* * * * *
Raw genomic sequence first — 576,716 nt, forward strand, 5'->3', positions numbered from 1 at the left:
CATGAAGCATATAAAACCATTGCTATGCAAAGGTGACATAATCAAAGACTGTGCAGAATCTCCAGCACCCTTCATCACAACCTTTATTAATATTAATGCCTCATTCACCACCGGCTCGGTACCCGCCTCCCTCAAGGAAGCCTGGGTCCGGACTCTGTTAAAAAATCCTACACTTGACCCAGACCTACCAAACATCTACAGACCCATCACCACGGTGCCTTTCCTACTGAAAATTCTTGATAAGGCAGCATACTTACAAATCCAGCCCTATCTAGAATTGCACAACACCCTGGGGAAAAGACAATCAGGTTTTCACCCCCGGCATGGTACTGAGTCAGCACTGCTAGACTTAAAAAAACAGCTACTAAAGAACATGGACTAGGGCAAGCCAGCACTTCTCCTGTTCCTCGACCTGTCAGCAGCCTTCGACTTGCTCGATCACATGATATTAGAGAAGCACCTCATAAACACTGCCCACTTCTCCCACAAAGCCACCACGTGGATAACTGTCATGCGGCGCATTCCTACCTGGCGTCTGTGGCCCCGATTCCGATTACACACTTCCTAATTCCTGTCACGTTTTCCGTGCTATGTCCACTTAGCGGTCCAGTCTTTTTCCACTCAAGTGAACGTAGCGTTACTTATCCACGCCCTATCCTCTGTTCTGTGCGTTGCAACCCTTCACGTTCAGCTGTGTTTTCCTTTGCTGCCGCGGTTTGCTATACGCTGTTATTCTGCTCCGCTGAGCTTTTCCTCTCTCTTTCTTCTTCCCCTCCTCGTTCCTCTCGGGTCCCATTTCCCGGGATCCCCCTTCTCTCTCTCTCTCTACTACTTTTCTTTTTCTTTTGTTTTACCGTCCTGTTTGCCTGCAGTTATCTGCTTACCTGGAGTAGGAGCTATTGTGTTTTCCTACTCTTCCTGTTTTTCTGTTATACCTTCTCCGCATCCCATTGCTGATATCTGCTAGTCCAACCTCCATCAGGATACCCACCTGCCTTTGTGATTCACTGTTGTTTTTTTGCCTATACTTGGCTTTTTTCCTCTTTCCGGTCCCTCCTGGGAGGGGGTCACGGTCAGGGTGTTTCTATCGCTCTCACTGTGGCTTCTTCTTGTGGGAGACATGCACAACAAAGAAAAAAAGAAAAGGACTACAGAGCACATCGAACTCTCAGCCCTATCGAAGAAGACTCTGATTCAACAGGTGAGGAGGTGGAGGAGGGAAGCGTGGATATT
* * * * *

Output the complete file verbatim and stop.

Raw genomic sequence first — 576,716 nt, forward strand, 5'->3', positions numbered from 1 at the left:
CATGAAGCATATAAAACCATTGCTATGCAAAGGTGACATAATCAAAGACTGTGCAGAATCTCCAGCACCCTTCATCACAACCTTTATTAATATTAATGCCTCATTCACCACCGGCTCGGTACCCGCCTCCCTCAAGGAAGCCTGGGTCCGGACTCTGTTAAAAAATCCTACACTTGACCCAGACCTACCAAACATCTACAGACCCATCACCACGGTGCCTTTCCTACTGAAAATTCTTGATAAGGCAGCATACTTACAAATCCAGCCCTATCTAGAATTGCACAACACCCTGGGGAAAAGACAATCAGGTTTTCACCCCCGGCATGGTACTGAGTCAGCACTGCTAGACTTAAAAAAACAGCTACTAAAGAACATGGACTAGGGCAAGCCAGCACTTCTCCTGTTCCTCGACCTGTCAGCAGCCTTCGACTTGCTCGATCACATGATATTAGAGAAGCACCTCATAAACACTGCCCACTTCTCCCACAAAGCCACCACGTGGATAACTGTCATGCGGCGCATTCCTACCTGGCGTCTGTGGCCCCGATTCCGATTACACACTTCCTAATTCCTGTCACGTTTTCCGTGCTATGTCCACTTAGCGGTCCAGTCTTTTTCCACTCAAGTGAACGTAGCGTTACTTATCCACGCCCTATCCTCTGTTCTGTGCGTTGCAACCCTTCACGTTCAGCTGTGTTTTCCTTTGCTGCCGCGGTTTGCTATACGCTGTTATTCTGCTCCGCTGAGCTTTTCCTCTCTCTTTCTTCTTCCCCTCCTCGTTCCTCTCGGGTCCCATTTCCCGGGATCCCCCTTCTCTCTCTCTCTCTACTACTTTTCTTTTTCTTTTGTTTTACCGTCCTGTTTGCCTGCAGTTATCTGCTTACCTGGAGTAGGAGCTATTGTGTTTTCCTACTCTTCCTGTTTTTCTGTTATACCTTCTCCGCATCCCATTGCTGATATCTGCTAGTCCAACCTCCATCAGGATACCCACCTGCCTTTGTGATTCACTGTTGTTTTTTTGCCTATACTTGGCTTTTTTCCTCTTTCCGGTCCCTCCTGGGAGGGGGTCACGGTCAGGGTGTTTCTATCGCTCTCACTGTGGCTTCTTCTTGTGGGAGACATGCACAACAAAGAAAAAAAGAAAAGGACTACAGAGCACATCGAACTCTCAGCCCTATCGAAGAAGACTCTGATTCAACAGGTGAGGAGGTGGAGGAGGGAAGCGTGGATATT